Public Knowledge to AT&T: Leave Those Pearl Jam Lyrics AloneTelco Ripped for Editing Anti-Lyrics from Webcast of Lollapalooza Concert 8/08/2007 08:35:00 AM Eastern
Public Knowledge called "appalling" AT&T's editing of some added, anti-Bush lyrics from a Webcast of the Lollapalooza concert the telco sponsored. AT&T called it a mistake that won't be repeated.
The Web site of Pearl Jam -- the band that performed a variation on Pink Floyd's “Another Brick in the Wall” with some modified lyrics -- was painting the edit as a "network-neutrality" and media-consolidation issue.
The lines cut from the telco’s Web site, it said, were, "George Bush, leave this world alone," and, "George Bush, find yourself another home."
"This, of course, troubles us as artists, but also as citizens concerned with the issue of censorship and the increasingly consolidated control of the media," said an item on the site.
"AT&T's actions strike at the heart of the public's concerns over the power that corporations have when it comes to determining what the public sees and hears through communications media,” the item continued. "Most telecommunications companies oppose ‘net neutrality’ and argue that the public can trust them not to censor."
AT&T spokesman Mike Coe confirmed the edit but said it was a mistake made by an outside contractor, adding that the company is talking with the band about posting the song in its entirety on AT&T's Blue Room concert Web site, which streamed the event.
Public Knowledge, which has been a proponent of network neutrality, wasn't buying the explanation.
“It is nothing short of appalling that AT&T should take it upon itself to censor a Webcast because it didn’t like the content of lyrics being sung by a band," Public Knowledge president Gigi B. Sohn said. “This incident goes beyond AT&T’s explanation that the blocking of lyrics was due to an overzealous ‘content monitor.' We hope the FCC [Federal Communications Commission] and Congress take note.”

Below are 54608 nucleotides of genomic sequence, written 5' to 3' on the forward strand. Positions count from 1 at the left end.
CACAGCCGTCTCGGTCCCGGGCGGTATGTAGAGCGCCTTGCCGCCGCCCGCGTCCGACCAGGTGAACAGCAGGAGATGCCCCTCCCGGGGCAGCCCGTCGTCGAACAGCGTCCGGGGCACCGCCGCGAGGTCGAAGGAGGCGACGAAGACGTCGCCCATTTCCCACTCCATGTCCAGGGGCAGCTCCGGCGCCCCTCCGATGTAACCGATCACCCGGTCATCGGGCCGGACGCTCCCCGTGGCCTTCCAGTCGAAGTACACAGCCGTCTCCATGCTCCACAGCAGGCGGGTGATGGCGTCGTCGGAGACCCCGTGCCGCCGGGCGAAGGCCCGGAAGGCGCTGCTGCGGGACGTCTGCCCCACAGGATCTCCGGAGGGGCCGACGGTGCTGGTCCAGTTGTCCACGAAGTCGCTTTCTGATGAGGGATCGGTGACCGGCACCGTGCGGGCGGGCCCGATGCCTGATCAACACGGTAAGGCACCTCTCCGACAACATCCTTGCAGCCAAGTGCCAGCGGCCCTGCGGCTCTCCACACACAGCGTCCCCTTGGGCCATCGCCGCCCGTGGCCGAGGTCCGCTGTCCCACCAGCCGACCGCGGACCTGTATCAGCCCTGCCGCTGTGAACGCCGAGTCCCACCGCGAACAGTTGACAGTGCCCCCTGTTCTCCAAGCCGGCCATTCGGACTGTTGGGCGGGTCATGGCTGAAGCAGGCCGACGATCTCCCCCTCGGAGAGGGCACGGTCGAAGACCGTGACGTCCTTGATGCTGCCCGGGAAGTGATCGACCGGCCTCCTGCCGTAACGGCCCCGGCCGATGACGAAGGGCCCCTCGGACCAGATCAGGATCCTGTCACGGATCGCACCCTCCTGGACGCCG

Coe said it was not a case of AT&T not liking song lyrics. In fact, he added, the monitor was an outside contractor who was there to edit out excessive profanity in band banter between songs, not to edit lyrics.
"We don't censor these concerts," he said. "What happened was a mistake.”
Coe added that because the Blue Room is not age-restricted and anyone can watch, "we have a two-minute buffer from live to the Web, and we have a policy of reviewing the content for excessive profanity in the banter that is going on, or, say someone ‘streaks’ across the stage."
But this was political speech, not profanity or nudity. "It was a mistake," he reiterated, adding that the company is working through its outside agency to make sure the monitors are "well-versed and well-trained" to ensure that "something like this doesn't happen again."
The Future of Music Coalition joined the crowd criticizing AT&T and calling for Network Neutrality:“This event shows that companies like AT&T will risk the appearance of censorship by turning off the sound on a webcast that's being viewed by thousands of people, just because it works counter to their financial interests. What do you think they will do to protect their financial interests on the web when no one is looking?
It's time for every musician in America to demand protection from the telecommunications companies and their "self regulation.” We need strong net neutrality laws to protect the openness of the Internet, or our music, our views, and our freedoms will be as silent as the second half of the muted Pearl Jam song.”